At what age is it acceptable to introduce your child to Star Wars? I am sure the answer to this question varies radically depending on who you ask and whether they like or have even seen Star Wars [yes, shocking as it sounds some people haven’t seen Star Wars]. If you were to ask me then the answer would be “at the earliest opportunity!” and that is exactly what I did this weekend.
At time of writing my son is two and half years of age. Yes he is young but I guessed that now he can just about sit through a feature length film that he would be ready for his first Star Wars encounter. I had put a lot of thought into when we would watch it and whether we started with Episode I – The Phantom Menace or Episode IV – A New Hope. After much deliberation I finally made a decision and opted for a Sunday morning and put my own preferences aside to select Episode I as a starting point. The idea of a morning viewing was fueled by the fact that he is normally quite lethargic during the first 30 minutes after waking, which I hoped would buy me some time to get into the more exciting parts of the film before interest levels wore off.
What happened during the viewing wasn’t what I hoped for…
“A long time ago in a galaxy far, far way….”
Son: “What’s this?”
Me: “Star Wars!! You are going to really enjoy this! Are you excited?!”
Me: “Because it’s an intergalactic space opera with action, excitement, adventure, drama, comedy…”
The conversation continued down this line throughout the entire Star Wars opening crawl, but to be fair to him the opening titles were never going to grab his attention. When the action started he seemed engrossed, my son didn’t say a word, I was close to welling up as we sat cuddled close on the sofa watching a film franchise that had influenced so much of my life.
8 and half minutes into the film all was going so well.
At 9 and half minutes I turned around to notice not only had my son wandered off but he was in fact squeezing a bottle of red poster paint onto the kitchen floor. He was no longer playing ball and my loyalties were torn as to whether I put a stop to his dramatic artistic expression of what apparently was a train or carried on watching Star Wars. After a quick intervention we were back on track and I never thought I would say this, and I probably never will again, but thank goodness for Jar Jar Binks! Who knew that Jar Jar was purely put into the franchise to capture the hearts and minds of toddlers worldwide, a shrewd move to ensure the movies live on for generations.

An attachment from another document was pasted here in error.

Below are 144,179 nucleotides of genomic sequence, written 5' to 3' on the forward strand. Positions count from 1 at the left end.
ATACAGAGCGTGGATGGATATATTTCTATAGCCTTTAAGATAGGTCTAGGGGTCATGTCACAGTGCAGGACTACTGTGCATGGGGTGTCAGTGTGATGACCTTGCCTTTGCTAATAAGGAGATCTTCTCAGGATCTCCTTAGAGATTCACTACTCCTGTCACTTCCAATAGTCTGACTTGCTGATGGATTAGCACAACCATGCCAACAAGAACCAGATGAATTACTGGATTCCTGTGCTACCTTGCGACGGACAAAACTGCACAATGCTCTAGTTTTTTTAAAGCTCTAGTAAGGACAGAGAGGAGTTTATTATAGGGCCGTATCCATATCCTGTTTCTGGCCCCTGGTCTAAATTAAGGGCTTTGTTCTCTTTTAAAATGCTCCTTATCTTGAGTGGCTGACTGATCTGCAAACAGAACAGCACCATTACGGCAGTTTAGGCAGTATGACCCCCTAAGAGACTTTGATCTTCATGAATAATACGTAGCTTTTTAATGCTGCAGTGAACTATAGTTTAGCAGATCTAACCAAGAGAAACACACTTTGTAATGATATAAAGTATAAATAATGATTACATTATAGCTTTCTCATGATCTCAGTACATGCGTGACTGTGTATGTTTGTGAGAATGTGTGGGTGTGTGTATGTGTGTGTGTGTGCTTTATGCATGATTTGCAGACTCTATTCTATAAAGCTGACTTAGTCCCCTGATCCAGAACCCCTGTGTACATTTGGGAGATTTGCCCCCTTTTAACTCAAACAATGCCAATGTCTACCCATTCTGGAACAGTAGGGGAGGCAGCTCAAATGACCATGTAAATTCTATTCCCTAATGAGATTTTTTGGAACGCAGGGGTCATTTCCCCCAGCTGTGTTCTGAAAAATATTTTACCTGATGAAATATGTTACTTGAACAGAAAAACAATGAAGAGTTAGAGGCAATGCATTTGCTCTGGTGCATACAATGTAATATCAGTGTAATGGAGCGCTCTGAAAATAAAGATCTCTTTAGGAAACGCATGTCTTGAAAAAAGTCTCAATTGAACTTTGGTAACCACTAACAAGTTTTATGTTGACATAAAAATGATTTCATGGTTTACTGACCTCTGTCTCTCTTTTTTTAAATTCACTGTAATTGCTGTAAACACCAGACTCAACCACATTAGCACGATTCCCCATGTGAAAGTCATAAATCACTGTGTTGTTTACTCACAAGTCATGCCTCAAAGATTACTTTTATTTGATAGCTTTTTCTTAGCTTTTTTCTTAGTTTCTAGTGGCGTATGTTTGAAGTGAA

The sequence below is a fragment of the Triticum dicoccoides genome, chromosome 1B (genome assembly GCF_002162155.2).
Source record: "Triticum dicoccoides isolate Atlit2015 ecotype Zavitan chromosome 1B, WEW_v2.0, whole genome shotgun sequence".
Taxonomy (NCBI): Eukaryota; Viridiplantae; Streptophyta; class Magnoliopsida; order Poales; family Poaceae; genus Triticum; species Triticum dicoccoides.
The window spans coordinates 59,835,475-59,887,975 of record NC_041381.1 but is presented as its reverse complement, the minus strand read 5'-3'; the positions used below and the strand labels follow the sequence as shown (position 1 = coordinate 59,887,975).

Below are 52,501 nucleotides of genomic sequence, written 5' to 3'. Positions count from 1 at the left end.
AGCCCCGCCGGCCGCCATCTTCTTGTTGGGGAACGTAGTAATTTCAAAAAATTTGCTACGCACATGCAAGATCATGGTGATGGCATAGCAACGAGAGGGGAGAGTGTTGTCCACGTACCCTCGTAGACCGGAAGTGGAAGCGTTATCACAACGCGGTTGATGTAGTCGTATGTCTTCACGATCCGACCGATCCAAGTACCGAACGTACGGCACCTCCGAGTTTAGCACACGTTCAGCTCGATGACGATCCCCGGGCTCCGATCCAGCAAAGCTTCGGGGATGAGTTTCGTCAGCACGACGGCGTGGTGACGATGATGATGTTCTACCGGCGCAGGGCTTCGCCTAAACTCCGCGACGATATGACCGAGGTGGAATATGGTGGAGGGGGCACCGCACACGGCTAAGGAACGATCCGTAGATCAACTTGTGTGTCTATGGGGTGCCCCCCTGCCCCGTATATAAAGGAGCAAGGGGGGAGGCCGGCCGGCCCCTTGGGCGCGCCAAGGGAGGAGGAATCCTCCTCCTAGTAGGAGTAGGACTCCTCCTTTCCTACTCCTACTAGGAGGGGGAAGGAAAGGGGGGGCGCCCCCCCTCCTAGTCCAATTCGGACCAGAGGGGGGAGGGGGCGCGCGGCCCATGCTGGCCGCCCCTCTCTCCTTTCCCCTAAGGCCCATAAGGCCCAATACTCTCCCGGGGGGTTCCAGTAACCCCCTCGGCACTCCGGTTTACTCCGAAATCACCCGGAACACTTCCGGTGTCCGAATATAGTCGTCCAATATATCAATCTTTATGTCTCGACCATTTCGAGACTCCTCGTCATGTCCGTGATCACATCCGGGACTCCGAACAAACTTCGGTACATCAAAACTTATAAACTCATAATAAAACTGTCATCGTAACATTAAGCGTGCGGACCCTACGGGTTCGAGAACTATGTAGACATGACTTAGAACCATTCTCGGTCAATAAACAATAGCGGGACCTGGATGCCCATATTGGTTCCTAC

Good old Jar Jar got us to the ‘There is always a bigger fish’ scene. At this point my boy’s excitement levels were at their peak and everything I had imagined about sharing the joy of Star Wars with my son were becoming a reality.
But… it didn’t last, two minutes later he was “fixing” his unbroken beanbag by thumping the stuffing out of it with several thunderous strikes of his plastic toy hammer. Whilst we are on the topic plastic hammers for under 3’s are not a good idea.
At this point my enthusiasm had faded but I decided to see it out till the pod racing scene. If there was ever a scene in any film to gain the interest of a young boy surely it had to be the excitement of the pod race?
The exhilarating sound of the frantically energetic pod race was drained out by the cries of…
“Daddy, this is boring…… boring Daddy. This is boring”
This prompted an instinctive reaction to slap the stop button. I couldn’t risk ruining his Star Wars experience any more. I decided to cut short and confront the possibility that I pushed too soon. I couldn’t let Star Wars become Star Bores.
If only I had gone with my gut feeling and started him off with Episode IV – A New Hope after all I am sure he wasn’t the first and won’t be the last to shout “this is boring” during a screening of The Phantom Menace.